Standing barefoot on the sands at low tide, mid way between the Northumbrian mainland and the Holy Island of Lindisfarne, it is easily possible to imagine oneself being transported back to 7th century Britain when pagan kings vied with newly-baptised Christians for the control of this land.
Out here the sounds of vehicles driving across the causeway road disappear, to be rplaced by the mournful 'singing' of the Grey Seals as they settle themselves on the sandbars further out from land. Signs of 21st century life a few. It is possible to make out a few low-lying buildings on the isle but the overarching feeling is one of the enormous open sky and the expanse of sand across which pilgrims have made their way to pay respects to St Cuthbert and St Aidan.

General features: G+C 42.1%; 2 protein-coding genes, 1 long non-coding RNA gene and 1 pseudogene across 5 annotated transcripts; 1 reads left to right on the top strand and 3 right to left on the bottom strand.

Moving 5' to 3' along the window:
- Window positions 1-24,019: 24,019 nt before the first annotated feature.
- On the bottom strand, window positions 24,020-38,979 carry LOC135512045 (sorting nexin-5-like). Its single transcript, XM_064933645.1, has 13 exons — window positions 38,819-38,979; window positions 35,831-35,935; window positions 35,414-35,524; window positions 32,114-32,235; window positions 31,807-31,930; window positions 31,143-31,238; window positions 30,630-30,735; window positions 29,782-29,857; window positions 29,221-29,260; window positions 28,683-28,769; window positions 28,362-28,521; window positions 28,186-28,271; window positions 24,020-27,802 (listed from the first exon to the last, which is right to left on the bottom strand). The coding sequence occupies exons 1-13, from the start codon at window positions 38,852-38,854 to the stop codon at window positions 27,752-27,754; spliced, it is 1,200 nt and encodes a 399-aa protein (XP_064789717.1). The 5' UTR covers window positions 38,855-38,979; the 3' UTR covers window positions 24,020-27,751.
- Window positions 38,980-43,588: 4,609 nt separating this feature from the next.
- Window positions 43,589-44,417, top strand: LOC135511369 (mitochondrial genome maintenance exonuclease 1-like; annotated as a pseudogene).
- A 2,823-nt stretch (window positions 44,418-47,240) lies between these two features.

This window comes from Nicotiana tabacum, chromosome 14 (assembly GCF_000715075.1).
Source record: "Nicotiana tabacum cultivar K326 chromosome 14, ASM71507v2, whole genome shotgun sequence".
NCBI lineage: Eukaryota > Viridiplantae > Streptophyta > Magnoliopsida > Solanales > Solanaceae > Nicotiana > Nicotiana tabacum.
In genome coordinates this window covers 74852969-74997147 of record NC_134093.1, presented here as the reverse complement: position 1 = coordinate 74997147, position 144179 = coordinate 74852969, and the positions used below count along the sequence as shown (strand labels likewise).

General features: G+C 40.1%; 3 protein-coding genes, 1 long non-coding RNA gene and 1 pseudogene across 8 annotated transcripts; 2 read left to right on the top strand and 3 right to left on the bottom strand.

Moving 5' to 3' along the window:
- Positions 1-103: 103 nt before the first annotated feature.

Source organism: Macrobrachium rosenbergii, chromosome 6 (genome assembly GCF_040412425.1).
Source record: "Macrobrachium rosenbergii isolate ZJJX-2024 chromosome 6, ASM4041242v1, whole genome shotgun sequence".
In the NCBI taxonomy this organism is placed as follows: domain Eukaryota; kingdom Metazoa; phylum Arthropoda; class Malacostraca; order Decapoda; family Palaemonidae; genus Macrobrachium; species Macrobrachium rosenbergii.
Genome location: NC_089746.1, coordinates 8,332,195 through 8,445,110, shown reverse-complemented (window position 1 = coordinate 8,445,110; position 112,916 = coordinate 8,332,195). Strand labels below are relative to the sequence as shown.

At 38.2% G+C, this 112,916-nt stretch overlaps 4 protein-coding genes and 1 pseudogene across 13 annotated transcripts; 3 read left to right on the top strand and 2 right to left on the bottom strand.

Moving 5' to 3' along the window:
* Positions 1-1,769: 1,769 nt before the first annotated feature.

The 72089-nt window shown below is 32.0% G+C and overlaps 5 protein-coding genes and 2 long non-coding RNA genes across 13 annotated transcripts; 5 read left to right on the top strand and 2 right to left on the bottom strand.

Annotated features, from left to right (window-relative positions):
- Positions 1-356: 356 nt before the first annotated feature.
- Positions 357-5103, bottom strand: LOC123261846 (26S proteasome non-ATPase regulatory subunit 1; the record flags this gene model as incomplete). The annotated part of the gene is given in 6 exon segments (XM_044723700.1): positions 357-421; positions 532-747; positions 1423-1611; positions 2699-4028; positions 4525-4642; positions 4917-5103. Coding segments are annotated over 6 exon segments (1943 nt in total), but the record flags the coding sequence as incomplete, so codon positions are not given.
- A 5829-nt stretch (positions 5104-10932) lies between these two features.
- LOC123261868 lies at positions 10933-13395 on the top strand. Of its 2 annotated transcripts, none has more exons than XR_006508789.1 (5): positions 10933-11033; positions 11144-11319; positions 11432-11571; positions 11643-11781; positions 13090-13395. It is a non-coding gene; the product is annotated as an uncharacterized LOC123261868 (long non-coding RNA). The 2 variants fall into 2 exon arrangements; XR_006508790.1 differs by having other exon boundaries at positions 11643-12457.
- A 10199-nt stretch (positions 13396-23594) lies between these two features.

Crossing the soft and sometimes boggy ground we are aware that in next to no time the sea will reclaim this ground and we need to seek the sanctuary of the island. at our midpoint the water at high tide would be well above our heads and we must respect nature and the landscape.
The wild beauty is evident and few fail to complete the journey without absorbing something of the spirit of place exuded from the sandy route. you may spot the footprints of those who passed by earlier in the day but the next time the path becomes clear all evidence of their, and our presence will be gone.